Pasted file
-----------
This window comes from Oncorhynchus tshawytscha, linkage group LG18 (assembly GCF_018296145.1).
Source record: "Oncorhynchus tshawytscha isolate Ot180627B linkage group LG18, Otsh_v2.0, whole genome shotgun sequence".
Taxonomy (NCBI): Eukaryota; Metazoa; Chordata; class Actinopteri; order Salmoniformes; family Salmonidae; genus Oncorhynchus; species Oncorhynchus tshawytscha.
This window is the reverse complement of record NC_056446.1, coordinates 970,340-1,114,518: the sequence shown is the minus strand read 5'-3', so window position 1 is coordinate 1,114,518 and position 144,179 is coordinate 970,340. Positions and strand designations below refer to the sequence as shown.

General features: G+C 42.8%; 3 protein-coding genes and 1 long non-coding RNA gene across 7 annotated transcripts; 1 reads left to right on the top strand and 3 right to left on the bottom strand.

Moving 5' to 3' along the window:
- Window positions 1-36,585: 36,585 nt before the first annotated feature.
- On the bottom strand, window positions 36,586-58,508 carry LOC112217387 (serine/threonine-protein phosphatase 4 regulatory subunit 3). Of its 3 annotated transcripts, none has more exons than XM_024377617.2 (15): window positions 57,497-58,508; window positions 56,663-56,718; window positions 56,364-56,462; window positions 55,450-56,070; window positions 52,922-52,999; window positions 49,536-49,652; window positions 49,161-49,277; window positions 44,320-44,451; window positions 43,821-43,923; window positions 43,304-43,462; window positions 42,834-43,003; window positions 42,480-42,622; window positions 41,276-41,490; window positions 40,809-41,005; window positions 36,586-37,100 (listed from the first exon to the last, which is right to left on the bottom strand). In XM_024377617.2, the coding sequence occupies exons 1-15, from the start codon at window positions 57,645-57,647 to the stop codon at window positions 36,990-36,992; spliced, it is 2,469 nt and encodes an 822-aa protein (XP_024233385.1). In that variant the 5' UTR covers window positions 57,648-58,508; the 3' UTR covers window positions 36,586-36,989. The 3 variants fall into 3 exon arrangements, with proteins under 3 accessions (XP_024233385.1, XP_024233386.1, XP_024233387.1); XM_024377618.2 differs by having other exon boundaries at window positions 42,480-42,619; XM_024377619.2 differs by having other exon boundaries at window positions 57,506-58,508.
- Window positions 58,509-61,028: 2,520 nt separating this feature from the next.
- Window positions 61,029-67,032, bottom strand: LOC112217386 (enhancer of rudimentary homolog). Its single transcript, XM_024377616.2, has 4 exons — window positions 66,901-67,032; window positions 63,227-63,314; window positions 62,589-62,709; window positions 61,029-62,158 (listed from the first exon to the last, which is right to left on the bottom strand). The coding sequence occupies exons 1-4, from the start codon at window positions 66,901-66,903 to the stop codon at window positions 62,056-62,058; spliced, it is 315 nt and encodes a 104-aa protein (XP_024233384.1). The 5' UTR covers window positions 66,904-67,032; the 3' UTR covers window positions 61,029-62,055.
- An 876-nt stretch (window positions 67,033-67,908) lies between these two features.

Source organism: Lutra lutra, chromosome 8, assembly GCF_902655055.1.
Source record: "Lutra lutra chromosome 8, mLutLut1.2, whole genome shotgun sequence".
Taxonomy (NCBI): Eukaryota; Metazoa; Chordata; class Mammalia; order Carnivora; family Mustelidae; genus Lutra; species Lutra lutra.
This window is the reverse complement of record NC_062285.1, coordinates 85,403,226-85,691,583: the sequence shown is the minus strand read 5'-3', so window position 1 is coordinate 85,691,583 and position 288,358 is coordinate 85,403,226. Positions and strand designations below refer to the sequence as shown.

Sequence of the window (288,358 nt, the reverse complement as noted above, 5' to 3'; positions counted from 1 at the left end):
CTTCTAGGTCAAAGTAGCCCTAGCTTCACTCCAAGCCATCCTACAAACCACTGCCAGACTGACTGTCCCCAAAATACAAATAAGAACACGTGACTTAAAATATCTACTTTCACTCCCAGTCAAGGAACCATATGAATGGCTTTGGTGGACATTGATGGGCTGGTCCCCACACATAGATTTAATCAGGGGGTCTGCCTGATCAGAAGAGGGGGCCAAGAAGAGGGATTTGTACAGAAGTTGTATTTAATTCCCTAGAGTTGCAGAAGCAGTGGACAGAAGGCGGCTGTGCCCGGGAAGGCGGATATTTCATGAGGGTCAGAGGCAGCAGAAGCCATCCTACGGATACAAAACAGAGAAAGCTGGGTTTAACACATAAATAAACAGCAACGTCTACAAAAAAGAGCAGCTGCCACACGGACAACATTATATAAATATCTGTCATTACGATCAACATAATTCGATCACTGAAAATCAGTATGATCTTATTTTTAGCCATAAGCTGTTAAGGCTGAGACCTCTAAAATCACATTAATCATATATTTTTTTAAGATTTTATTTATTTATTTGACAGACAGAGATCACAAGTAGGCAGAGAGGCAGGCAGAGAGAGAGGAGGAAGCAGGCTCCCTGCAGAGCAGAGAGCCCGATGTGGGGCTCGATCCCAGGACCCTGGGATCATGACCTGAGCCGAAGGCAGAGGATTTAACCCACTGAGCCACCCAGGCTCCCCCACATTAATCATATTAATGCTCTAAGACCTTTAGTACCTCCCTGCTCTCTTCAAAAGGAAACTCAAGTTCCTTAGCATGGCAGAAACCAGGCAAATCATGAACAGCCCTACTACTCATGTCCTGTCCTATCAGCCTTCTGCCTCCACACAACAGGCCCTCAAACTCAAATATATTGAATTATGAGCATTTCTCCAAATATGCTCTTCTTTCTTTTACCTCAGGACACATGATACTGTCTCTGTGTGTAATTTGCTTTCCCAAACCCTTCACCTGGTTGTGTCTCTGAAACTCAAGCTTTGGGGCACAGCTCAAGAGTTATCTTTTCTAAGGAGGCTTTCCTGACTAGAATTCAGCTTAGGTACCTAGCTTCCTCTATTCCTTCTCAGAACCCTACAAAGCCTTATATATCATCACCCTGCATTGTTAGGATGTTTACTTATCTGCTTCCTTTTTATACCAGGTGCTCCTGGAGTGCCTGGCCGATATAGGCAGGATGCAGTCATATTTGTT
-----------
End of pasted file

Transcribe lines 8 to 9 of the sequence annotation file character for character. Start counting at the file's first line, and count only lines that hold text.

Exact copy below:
- On the bottom strand, window positions 36,586-58,508 carry LOC112217387 (serine/threonine-protein phosphatase 4 regulatory subunit 3). Of its 3 annotated transcripts, none has more exons than XM_024377617.2 (15): window positions 57,497-58,508; window positions 56,663-56,718; window positions 56,364-56,462; window positions 55,450-56,070; window positions 52,922-52,999; window positions 49,536-49,652; window positions 49,161-49,277; window positions 44,320-44,451; window positions 43,821-43,923; window positions 43,304-43,462; window positions 42,834-43,003; window positions 42,480-42,622; window positions 41,276-41,490; window positions 40,809-41,005; window positions 36,586-37,100 (listed from the first exon to the last, which is right to left on the bottom strand). In XM_024377617.2, the coding sequence occupies exons 1-15, from the start codon at window positions 57,645-57,647 to the stop codon at window positions 36,990-36,992; spliced, it is 2,469 nt and encodes an 822-aa protein (XP_024233385.1). In that variant the 5' UTR covers window positions 57,648-58,508; the 3' UTR covers window positions 36,586-36,989. The 3 variants fall into 3 exon arrangements, with proteins under 3 accessions (XP_024233385.1, XP_024233386.1, XP_024233387.1); XM_024377618.2 differs by having other exon boundaries at window positions 42,480-42,619; XM_024377619.2 differs by having other exon boundaries at window positions 57,506-58,508.
- Window positions 58,509-61,028: 2,520 nt separating this feature from the next.